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Longer practice stint, tougher Bar exams to secure industry's future

But uncoupling of Bar exams and practising cert will benefit law grads not keen on practising

Law graduates in Singapore will face more stringent Bar examinations and a longer practice-training period - but also greater flexibility when it comes to their career paths.


LAW graduates in Singapore will face more stringent Bar examinations and a longer practice-training period - but also greater flexibility when it comes to their career paths.

The Ministry of Law (MinLaw) said on Thursday that it has accepted, in principle, recommendations made by the Committee for the Professional Training of Lawyers on strengthening the professional training regime for lawyers in Singapore.

Chief Justice Sundaresh Menon - in his address on Thursday at Mass Call 2018, where over 450 newly appointed advocates and solicitors will be called to the Bar - called the recommendations "a set of conceptually innovative and yet highly practical measures to secure the future of our profession".

He explained that the recommendations are aimed at raising the quality and consistency of training standards here, at a time when "new technologies have prompted the 'disaggregation' and 'commoditisation' of legal services".

"These trends have upended old ways of practice, and it is on these shifting sands that you must now find your feet. It is important that we safeguard ourselves from being overrun by the rapid changes that are taking place around us," CJ Menon said.

The key recommendations made by the committee are:

  • The raising of the standard and stringency of Part B of the Singapore Bar Examinations (taken by all law graduates; Part A needs to be taken, additionally, by graduates from approved overseas universities);
  • The lengthening of the practice training period from six months to a year; and
  • The uncoupling of admission to the Bar from the completion of a practice training contract.

MinLaw said it felt the recommendation to raise the standard and stringency of Part B of the examinations was necessary to "maintain the high standards of the Bar and ensure that new lawyers are equipped to meet the challenges of the modern professional environment".

In his speech, CJ Menon said: "These examinations are the gateway to admission to the Bar, and the standard must be set at an appropriate level to ensure that new members are equipped to meet the challenges of the modern professional environment. This will be even more important if admission to the Bar is no longer contingent on the completion of a practice training contract."

Uncoupling admission to the Bar from the practice training contract will allow law graduates - who fulfil the requirements to be qualified persons - to be admitted to the Bar without the need to undergo practice training; it will benefit those who intend to pursue alternative careers, such as being in-house counsel, practice support lawyers, law academics, public servants and legal technologists.

Those who wish to practise law would still need to complete a practice training contract before they can obtain a practising certificate. CJ Menon said: "This proposal recognises that a person who has studied law can contribute to society without becoming a practising lawyer; and that it is not necessary for those who choose to pursue different pathways to first complete a period of practical training before they start work."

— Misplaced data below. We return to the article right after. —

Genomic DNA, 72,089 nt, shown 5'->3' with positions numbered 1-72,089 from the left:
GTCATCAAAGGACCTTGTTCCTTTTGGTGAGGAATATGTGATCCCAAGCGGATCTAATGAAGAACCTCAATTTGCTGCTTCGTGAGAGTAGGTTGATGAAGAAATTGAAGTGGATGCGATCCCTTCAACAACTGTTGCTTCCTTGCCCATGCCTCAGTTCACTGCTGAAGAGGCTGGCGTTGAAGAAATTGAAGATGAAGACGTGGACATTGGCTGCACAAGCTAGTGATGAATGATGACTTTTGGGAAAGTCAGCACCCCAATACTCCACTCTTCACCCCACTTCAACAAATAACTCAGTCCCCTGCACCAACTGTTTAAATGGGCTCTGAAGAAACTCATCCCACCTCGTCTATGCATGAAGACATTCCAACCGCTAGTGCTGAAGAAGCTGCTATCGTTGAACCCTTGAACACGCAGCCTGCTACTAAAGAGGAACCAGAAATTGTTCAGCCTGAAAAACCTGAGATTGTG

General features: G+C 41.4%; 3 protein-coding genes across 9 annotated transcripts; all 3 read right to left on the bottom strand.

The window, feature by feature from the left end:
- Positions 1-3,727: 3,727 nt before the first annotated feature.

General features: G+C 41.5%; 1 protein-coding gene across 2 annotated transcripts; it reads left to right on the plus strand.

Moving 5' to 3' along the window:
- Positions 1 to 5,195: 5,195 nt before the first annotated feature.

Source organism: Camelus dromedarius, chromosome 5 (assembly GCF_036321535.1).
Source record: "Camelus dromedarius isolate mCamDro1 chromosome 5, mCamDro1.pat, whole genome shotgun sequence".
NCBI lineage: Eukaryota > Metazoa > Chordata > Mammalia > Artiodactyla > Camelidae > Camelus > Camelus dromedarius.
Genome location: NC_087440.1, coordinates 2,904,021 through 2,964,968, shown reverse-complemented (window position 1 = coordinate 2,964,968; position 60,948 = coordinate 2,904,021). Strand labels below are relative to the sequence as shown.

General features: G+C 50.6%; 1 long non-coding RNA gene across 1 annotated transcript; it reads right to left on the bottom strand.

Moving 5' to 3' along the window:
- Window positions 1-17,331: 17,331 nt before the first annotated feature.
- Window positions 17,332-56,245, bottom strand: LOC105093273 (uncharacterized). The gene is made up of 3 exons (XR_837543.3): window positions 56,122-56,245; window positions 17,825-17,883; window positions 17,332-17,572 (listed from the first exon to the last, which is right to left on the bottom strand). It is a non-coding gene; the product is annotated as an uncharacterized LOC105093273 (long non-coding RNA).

Lengthening the practice training period - for those who do wish to practise law - will allow practice trainees to develop a strong foundation from which they may then carve for themselves a sustainable and fulfilling career in legal practice, MinLaw said.

The ministry added that, in comparison, the practice training period for solicitors in the United Kingdom, France, Germany and Hong Kong is two years.

MinLaw said it has also accepted, in principle, 17 other recommendations made by the committee, which relate to training standards as well as the processes involved in applying for and obtaining practice training contracts.

The ministry will work with stakeholders, including the Law Society of Singapore (LawSoc) and the Singapore Institute of Legal Education, to implement these recommendations.

In response to MinLaw's announcement, LawSoc president Gregory Vijayendran said: "The ground-breaking structural and specific recommendations propounded in the committee's report have been well thought through and talked through. The LawSoc is persuaded that the committee's recommendations will undoubtedly strengthen the training framework and strongly root a professional training culture among our law firms."

MinLaw said the three key recommendations will be implemented from the 2023 session of Part B of the Singapore Bar Examinations onwards, to give the industry time to adjust - with the majority of students currently in law school not being affected by these changes. The remaining 17 recommendations will be implemented over the next five years.

The committee was set up by CJ Menon in August 2016, and chaired by Justice Quentin Loh. Its report was submitted for MinLaw's consideration earlier this year.

Professor Simon Chesterman, Dean of the National University of Singapore's (NUS) Faculty of Law, said of the recommendations: "The new regime will enable such students to complete their legal training, get called to the Bar, and then choose the path that suits them ...

"For those students who do wish to enter a life of practice, the more stringent requirements should ensure that (they) are prepared for the challenges and opportunities that await them. At the same time, law firms should use the longer training period to offer a solid grounding for the next generation of lawyers, with diverse experiences and supportive mentorship. If all these aspects can move in concert, tomorrow's legal profession will be in good hands."